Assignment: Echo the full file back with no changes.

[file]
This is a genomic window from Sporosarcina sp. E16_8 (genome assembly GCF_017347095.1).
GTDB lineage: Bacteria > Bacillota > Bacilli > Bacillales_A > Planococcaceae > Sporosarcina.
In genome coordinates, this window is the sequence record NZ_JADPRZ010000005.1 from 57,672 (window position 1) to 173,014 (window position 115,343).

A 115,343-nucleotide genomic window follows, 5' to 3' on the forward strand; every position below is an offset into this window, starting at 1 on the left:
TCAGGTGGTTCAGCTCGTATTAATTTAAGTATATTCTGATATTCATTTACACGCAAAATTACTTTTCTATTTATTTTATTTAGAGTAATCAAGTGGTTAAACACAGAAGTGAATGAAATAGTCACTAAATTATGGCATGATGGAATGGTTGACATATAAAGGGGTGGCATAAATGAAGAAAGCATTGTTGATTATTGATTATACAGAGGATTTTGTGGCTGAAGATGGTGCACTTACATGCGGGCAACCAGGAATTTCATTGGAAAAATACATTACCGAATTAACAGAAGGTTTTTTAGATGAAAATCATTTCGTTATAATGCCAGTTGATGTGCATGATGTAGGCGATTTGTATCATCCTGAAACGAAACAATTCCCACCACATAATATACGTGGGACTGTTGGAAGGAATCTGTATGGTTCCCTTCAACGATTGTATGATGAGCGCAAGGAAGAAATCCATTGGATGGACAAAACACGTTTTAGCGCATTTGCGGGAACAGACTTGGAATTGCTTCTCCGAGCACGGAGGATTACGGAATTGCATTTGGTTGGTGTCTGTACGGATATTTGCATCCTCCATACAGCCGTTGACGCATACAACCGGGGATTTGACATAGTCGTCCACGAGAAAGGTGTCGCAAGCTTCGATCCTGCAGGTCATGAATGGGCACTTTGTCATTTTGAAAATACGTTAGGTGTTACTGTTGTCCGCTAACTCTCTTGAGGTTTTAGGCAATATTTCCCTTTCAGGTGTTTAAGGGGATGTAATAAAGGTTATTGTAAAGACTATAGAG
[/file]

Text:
This is a genomic window from Sporosarcina sp. E16_8 (genome assembly GCF_017347095.1).
GTDB lineage: Bacteria > Bacillota > Bacilli > Bacillales_A > Planococcaceae > Sporosarcina.
In genome coordinates, this window is the sequence record NZ_JADPRZ010000005.1 from 57,672 (window position 1) to 173,014 (window position 115,343).

A 115,343-nucleotide genomic window follows, 5' to 3' on the forward strand; every position below is an offset into this window, starting at 1 on the left:
TCAGGTGGTTCAGCTCGTATTAATTTAAGTATATTCTGATATTCATTTACACGCAAAATTACTTTTCTATTTATTTTATTTAGAGTAATCAAGTGGTTAAACACAGAAGTGAATGAAATAGTCACTAAATTATGGCATGATGGAATGGTTGACATATAAAGGGGTGGCATAAATGAAGAAAGCATTGTTGATTATTGATTATACAGAGGATTTTGTGGCTGAAGATGGTGCACTTACATGCGGGCAACCAGGAATTTCATTGGAAAAATACATTACCGAATTAACAGAAGGTTTTTTAGATGAAAATCATTTCGTTATAATGCCAGTTGATGTGCATGATGTAGGCGATTTGTATCATCCTGAAACGAAACAATTCCCACCACATAATATACGTGGGACTGTTGGAAGGAATCTGTATGGTTCCCTTCAACGATTGTATGATGAGCGCAAGGAAGAAATCCATTGGATGGACAAAACACGTTTTAGCGCATTTGCGGGAACAGACTTGGAATTGCTTCTCCGAGCACGGAGGATTACGGAATTGCATTTGGTTGGTGTCTGTACGGATATTTGCATCCTCCATACAGCCGTTGACGCATACAACCGGGGATTTGACATAGTCGTCCACGAGAAAGGTGTCGCAAGCTTCGATCCTGCAGGTCATGAATGGGCACTTTGTCATTTTGAAAATACGTTAGGTGTTACTGTTGTCCGCTAACTCTCTTGAGGTTTTAGGCAATATTTCCCTTTCAGGTGTTTAAGGGGATGTAATAAAGGTTATTGTAAAGACTATAGAG